We are chockfull of breaking news today. But I need to flag for you that we have another month end goal we need to hit by next Monday. Sounds a bit telethony but it’s critical. Thinking about joining Prime? Did your membership lapse? Please take a moment today to sign up. It is super important and helping us do things we’ve never done before.

07.25.2017 - 4:35 PM EDT

It turns out that two of the men we’ve been most focused on in the Trump/Russia story – Michael Cohen and Felix Sater – actually grew up together. In other words, they knew each other decades before they both came into Donald Trump’s orbit. Sam Thielman has the story.

07.25.2017 - 3:12 PM EDT

Here’s the nitty gritty on the bizarre day in the Senate.

07.25.2017 - 2:56 PM EDT

The vote is being kept open as the Senate awaits John McCain’s arrival. He flew into DC from Arizona a short time ago. If the vote goes as expected, he’ll be the 50th vote, creating a tie that Vice President Mike Pence will break.

The final gavel has not fallen yet, but the only two GOP no votes right now are Lisa Murkowski (AK) and Susan Collins (ME). The only other GOP senator who hasn’t voted yet is Ron Johnson (WI). It’s not clear why Johnson hasn’t voted yet. He and Majority Leader Mitch McConnell are currently talking on the Senate floor.

The scene of a dramatic return by McCain seems by design, perhaps to cloak the bizarre process in some seriousness.

Update: McCain cast 49th yes vote, and Johnson cast the 50th. No final gavel yet. But should be soon.

07.25.2017 - 2:10 PM EDT

Key movement in the last few minutes that suggests the motion to proceed on Obamacare repeal is likely to pass later this afternoon. We don’t have all the undecideds nailed down yet, but a key senator in the saga–Dean Heller (R-NV)–just came out with a statement saying that he will vote for the motion. Rob Portman of Ohio and Shelley Moore Capito of West Virginia, who were seen as likely to move in tandem, have also just come out in support of the motion to proceed.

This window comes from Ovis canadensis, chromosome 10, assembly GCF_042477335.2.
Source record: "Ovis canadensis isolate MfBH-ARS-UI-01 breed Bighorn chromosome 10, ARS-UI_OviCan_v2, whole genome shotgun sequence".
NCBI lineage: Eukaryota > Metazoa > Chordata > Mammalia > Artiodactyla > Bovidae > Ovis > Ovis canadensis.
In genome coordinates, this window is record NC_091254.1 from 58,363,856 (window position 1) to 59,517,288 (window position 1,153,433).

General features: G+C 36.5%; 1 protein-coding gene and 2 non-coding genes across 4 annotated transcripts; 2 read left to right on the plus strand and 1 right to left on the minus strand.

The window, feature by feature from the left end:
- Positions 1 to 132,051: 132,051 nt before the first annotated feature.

Just to give you a sense of the feel of things, via our reporters on the Hill: This has seemed to be moving in the direction of passing the motion to proceed. That’s the general sense from talking with senators, mainly because aside from Susan Collins, the moderate Republican from Maine, no other senators are taking a firm line against proceeding.

Senators are already spinning “skinny repeal” (what an awful phrase) as a legit option.

07.25.2017 - 11:19 AM EDT

The Obamacare repeal effort is the most chaotic, rudderless, un-Senate-like piece of legislating since … the House revived its bill back in May. But snark aside, the level of confusion and the lack of a real plan for getting the bill (which bill??!) through the Senate is probably unprecedented. At least nothing like it in recent memory.

Tierney Sneed, Alice Ollstein and Cameron Joseph are all over it for us on the Hill today as the key procedural vote is expected this afternoon.

Here’s the very latest: an emerging possibility that the Senate will pass the narrowest of repeal bills and punt the whole process to conference committee.

What that means isn’t entirely certain, but lacking the votes to pass much of anything at this point, McConnell is trying to buy time AND muddy the waters. Once he gets to conference committee, they can remake a bill in negotiations with the House and then give muscling reluctant senators into compliance another shot later.